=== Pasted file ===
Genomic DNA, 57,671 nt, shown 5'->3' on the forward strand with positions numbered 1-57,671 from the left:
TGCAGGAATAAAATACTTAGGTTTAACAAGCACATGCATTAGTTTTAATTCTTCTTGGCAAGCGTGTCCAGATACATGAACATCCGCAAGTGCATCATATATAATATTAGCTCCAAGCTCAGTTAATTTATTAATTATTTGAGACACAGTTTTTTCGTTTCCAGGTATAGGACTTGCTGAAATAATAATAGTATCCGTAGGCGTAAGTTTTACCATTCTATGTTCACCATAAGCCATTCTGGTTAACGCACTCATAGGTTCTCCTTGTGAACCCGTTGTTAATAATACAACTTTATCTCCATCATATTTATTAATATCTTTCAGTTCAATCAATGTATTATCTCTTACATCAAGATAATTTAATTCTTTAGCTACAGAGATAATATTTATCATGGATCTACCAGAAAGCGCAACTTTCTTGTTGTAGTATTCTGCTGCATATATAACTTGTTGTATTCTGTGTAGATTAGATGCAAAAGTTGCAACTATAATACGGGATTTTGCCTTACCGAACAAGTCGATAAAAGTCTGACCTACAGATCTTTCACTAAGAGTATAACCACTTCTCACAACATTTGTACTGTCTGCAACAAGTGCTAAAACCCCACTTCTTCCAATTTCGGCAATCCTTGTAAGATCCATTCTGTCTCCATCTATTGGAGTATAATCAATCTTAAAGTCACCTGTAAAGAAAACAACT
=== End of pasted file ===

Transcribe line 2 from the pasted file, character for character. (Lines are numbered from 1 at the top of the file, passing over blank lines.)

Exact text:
TGCAGGAATAAAATACTTAGGTTTAACAAGCACATGCATTAGTTTTAATTCTTCTTGGCAAGCGTGTCCAGATACATGAACATCCGCAAGTGCATCATATATAATATTAGCTCCAAGCTCAGTTAATTTATTAATTATTTGAGACACAGTTTTTTCGTTTCCAGGTATAGGACTTGCTGAAATAATAATAGTATCCGTAGGCGTAAGTTTTACCATTCTATGTTCACCATAAGCCATTCTGGTTAACGCACTCATAGGTTCTCCTTGTGAACCCGTTGTTAATAATACAACTTTATCTCCATCATATTTATTAATATCTTTCAGTTCAATCAATGTATTATCTCTTACATCAAGATAATTTAATTCTTTAGCTACAGAGATAATATTTATCATGGATCTACCAGAAAGCGCAACTTTCTTGTTGTAGTATTCTGCTGCATATATAACTTGTTGTATTCTGTGTAGATTAGATGCAAAAGTTGCAACTATAATACGGGATTTTGCCTTACCGAACAAGTCGATAAAAGTCTGACCTACAGATCTTTCACTAAGAGTATAACCACTTCTCACAACATTTGTACTGTCTGCAACAAGTGCTAAAACCCCACTTCTTCCAATTTCGGCAATCCTTGTAAGATCCATTCTGTCTCCATCTATTGGAGTATAATCAATCTTAAAGTCACCTGTAAAGAAAACAACT